Jealousy and competition are common triggers.
I want my son to know and love his cousins. Growing up, I saw my cousins often, and considered them “special friends”. They lived close enough to visit frequently. Unfortunately, my extended family lives in various locations throughout the U.S. and we see them only at family events and holidays. Thanksgiving is my holiday to host, and each year I go to great lengths to give the cousins ample opportunity to connect. I wish it were that easy.
I always set two tables, one for the adults and a separate one for the kids, all of whom are close in age, and all in elementary school. My vision is that the cousins will talk and laugh easily while catching up with all that’s happened since they last saw each other.
So what’s the problem?
The problem is that my vision in not the reality. The truth is the kids are unfamiliar with each other, and sit in awkward silence throughout most of the meal. They don’t spend enough time together to feel the closeness I’d love for them to feel for each other. The uncomfortable silence is not desirable, but it is bearable. After we all get up from the tables after eating, the quiet often turns into arguing, which is unpleasant.
My son is an only child who is not used to sharing his toys, space, parents or grandparents. The other cousins each have siblings, but they are tired and from the travel, and cranky because they are outside their usual environment. They also are not accustomed to having to share their parents and grandparents with other families. Much of the time the kids spend together is spent vying for attention from the adults. Often when playing games, the friendly competition for which I hoped turns unpleasantly aggressive.
Why Does Cousin Rivalry Occur?
The reasons are not all that different from why sibling fighting may occur. Each skirmish may be set off by something different – perhaps who gets to decide what TV show or movie to watch or who sits in the front seat on the ride to the store. The root cause may actually be a much bigger issue.
A clash of personalities may be the problem. In other cases, a child may feel like grandparents favor another cousin. Or perhaps children are competing for the attention of another cousin. Younger children may be resentful that the older ones do not always include them.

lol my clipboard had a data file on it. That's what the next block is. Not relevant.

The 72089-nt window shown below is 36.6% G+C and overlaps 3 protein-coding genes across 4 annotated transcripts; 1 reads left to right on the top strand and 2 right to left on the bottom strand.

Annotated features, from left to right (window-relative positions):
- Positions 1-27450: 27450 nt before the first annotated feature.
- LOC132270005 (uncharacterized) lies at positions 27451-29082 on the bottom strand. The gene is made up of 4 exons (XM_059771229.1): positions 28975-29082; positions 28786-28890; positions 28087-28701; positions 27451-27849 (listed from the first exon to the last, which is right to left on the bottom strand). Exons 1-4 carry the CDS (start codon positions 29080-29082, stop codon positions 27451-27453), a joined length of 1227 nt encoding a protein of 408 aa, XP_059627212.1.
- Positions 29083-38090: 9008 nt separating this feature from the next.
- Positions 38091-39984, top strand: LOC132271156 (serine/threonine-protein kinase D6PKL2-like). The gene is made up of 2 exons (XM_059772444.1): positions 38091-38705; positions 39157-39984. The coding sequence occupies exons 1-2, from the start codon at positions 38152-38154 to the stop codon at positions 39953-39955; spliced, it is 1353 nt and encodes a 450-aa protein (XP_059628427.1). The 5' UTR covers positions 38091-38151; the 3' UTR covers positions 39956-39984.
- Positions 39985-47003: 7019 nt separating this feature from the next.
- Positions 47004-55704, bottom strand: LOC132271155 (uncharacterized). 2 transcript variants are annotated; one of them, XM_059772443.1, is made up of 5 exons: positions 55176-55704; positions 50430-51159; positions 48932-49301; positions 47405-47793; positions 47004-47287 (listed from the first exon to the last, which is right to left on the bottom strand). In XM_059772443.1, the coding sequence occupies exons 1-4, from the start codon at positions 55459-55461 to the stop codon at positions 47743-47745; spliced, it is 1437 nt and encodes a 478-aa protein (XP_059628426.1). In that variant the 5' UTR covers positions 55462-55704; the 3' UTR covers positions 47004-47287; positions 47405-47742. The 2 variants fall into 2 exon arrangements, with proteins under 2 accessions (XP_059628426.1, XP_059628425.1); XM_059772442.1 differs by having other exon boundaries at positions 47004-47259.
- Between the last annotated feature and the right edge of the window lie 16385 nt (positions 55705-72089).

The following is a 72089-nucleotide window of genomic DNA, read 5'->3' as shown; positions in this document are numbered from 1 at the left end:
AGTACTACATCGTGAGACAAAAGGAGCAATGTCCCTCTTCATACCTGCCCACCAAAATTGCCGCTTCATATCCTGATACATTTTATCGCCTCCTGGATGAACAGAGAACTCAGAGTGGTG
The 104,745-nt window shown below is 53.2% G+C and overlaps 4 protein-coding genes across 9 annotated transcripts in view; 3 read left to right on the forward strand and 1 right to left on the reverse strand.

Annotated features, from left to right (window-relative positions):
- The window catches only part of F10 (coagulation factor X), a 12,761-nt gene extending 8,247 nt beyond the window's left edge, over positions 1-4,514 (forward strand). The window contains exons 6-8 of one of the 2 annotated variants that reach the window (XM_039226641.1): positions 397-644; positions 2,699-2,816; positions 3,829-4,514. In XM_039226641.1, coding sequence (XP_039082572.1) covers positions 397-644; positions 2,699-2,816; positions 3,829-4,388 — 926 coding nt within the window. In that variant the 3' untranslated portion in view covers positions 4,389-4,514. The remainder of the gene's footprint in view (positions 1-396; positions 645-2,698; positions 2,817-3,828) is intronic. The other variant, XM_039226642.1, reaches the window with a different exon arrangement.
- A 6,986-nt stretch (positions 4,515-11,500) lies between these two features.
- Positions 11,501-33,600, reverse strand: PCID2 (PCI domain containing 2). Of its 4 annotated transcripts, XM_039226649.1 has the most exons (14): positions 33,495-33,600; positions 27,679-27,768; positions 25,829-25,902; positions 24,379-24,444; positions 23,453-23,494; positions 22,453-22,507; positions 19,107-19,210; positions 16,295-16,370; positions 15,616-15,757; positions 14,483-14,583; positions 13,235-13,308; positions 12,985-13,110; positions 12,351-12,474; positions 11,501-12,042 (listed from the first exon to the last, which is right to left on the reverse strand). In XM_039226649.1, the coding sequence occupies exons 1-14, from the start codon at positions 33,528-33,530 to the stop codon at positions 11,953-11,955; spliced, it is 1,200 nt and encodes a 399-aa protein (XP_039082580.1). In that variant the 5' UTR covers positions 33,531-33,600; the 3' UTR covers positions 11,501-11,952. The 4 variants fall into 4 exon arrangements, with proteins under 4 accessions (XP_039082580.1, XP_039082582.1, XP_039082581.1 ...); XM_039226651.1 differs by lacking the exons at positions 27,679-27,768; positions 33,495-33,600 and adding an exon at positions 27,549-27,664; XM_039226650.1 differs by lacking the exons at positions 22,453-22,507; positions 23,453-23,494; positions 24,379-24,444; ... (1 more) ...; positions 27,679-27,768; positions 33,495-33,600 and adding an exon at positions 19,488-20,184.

What to do?
Clashes between cousins may become a vicious cycle and neither child is able to back away. You might be able to minimize discord among cousins by avoiding situations that trigger rivalry.
Ways to minimize cousin rivalry.
• Equalize competition whenever possible. There’s nothing wrong with giving a younger child an extra swing at the ball, for example. And if the younger child then defeats an older child, the older child will at least know that the younger child was given an advantage.
• Emphasize the fun of the activity more than who wins. This is a great idea that usually works with younger kids. As children get older, however, they typically insist on keeping score and knowing who the winners are.
• Avoid activities in which one child has a huge advantage.
• Introduce elements of luck whenever feasible, even into sports.
• Avoid praising the winner and razzing the loser. There will be plenty of time for such good-natured teasing when the kids are more mature.
Some families simply let the cousins play and allow the chips fall where they may, saying that kids have to learn to be good losers. That is true, but when every activity ends in a meltdown. adults suffer, too,
Have a Game Plan
When avoidance techniques don’t work, you need a plan to deal with cousin conflicts. A plan begins with letting the kids know what behaviors will not be tolerated. Usually hitting and name-calling are on the no-go list. If cousins become embroiled in a quarrel but aren’t hitting or calling names, you may want to let them have a go at settling it themselves.
If you see signs the conflict is escalating rather than winding down, it may be time to step in. Listen to both sides, but don’t try to decide who started it and don’t assign blame. Just try to help them get past their disagreement. If there is no resolution in sight, try to distract them with a different activity. Finally, separating the cousins can be an effective strategy. They really do want to play with each other, in spite of their quarrels, and sometimes will quickly get over their irritation if they are facing the prospect of having to leave the group.
The Long View
I try to keep in mind that this, too, will pass. I will continue to bring the cousins together every chance I get knowing that most cases of cousin rivalry are outgrown. It’s unlikely the cousins will remember their disagreements years later, but will instead remember the fun times they shared. My hope is that my son,nieces and nephews will grow to appreciate the value of extended family and learn to love and count on each other.